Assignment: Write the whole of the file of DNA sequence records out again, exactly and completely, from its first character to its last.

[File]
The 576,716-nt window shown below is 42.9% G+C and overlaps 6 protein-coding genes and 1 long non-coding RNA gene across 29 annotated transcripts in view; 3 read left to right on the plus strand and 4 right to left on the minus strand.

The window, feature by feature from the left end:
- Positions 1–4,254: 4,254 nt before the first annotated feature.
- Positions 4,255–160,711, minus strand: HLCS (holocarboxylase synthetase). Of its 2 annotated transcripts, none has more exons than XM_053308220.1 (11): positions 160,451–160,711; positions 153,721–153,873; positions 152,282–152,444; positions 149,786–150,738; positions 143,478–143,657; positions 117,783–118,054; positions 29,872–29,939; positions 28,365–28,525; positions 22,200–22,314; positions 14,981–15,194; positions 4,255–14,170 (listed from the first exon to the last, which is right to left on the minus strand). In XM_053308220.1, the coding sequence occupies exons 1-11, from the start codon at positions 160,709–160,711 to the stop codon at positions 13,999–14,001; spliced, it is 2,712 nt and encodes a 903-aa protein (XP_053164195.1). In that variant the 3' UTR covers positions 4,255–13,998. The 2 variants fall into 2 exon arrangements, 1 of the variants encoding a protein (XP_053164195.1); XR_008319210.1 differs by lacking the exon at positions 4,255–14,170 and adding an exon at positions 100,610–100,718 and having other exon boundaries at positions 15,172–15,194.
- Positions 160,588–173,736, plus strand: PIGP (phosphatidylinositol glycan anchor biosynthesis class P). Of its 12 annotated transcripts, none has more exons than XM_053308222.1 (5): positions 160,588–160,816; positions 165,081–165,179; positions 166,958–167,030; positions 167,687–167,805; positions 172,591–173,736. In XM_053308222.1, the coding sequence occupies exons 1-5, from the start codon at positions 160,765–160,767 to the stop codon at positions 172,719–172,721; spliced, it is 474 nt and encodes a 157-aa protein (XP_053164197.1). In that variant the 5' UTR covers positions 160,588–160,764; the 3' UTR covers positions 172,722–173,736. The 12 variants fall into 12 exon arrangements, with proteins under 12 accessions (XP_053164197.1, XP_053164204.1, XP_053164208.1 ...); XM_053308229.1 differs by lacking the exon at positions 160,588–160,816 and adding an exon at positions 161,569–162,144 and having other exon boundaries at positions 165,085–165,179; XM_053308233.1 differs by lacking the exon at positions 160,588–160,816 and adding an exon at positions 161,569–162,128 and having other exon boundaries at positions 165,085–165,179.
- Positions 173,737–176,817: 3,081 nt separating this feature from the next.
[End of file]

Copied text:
The 576,716-nt window shown below is 42.9% G+C and overlaps 6 protein-coding genes and 1 long non-coding RNA gene across 29 annotated transcripts in view; 3 read left to right on the plus strand and 4 right to left on the minus strand.

The window, feature by feature from the left end:
- Positions 1–4,254: 4,254 nt before the first annotated feature.
- Positions 4,255–160,711, minus strand: HLCS (holocarboxylase synthetase). Of its 2 annotated transcripts, none has more exons than XM_053308220.1 (11): positions 160,451–160,711; positions 153,721–153,873; positions 152,282–152,444; positions 149,786–150,738; positions 143,478–143,657; positions 117,783–118,054; positions 29,872–29,939; positions 28,365–28,525; positions 22,200–22,314; positions 14,981–15,194; positions 4,255–14,170 (listed from the first exon to the last, which is right to left on the minus strand). In XM_053308220.1, the coding sequence occupies exons 1-11, from the start codon at positions 160,709–160,711 to the stop codon at positions 13,999–14,001; spliced, it is 2,712 nt and encodes a 903-aa protein (XP_053164195.1). In that variant the 3' UTR covers positions 4,255–13,998. The 2 variants fall into 2 exon arrangements, 1 of the variants encoding a protein (XP_053164195.1); XR_008319210.1 differs by lacking the exon at positions 4,255–14,170 and adding an exon at positions 100,610–100,718 and having other exon boundaries at positions 15,172–15,194.
- Positions 160,588–173,736, plus strand: PIGP (phosphatidylinositol glycan anchor biosynthesis class P). Of its 12 annotated transcripts, none has more exons than XM_053308222.1 (5): positions 160,588–160,816; positions 165,081–165,179; positions 166,958–167,030; positions 167,687–167,805; positions 172,591–173,736. In XM_053308222.1, the coding sequence occupies exons 1-5, from the start codon at positions 160,765–160,767 to the stop codon at positions 172,719–172,721; spliced, it is 474 nt and encodes a 157-aa protein (XP_053164197.1). In that variant the 5' UTR covers positions 160,588–160,764; the 3' UTR covers positions 172,722–173,736. The 12 variants fall into 12 exon arrangements, with proteins under 12 accessions (XP_053164197.1, XP_053164204.1, XP_053164208.1 ...); XM_053308229.1 differs by lacking the exon at positions 160,588–160,816 and adding an exon at positions 161,569–162,144 and having other exon boundaries at positions 165,085–165,179; XM_053308233.1 differs by lacking the exon at positions 160,588–160,816 and adding an exon at positions 161,569–162,128 and having other exon boundaries at positions 165,085–165,179.
- Positions 173,737–176,817: 3,081 nt separating this feature from the next.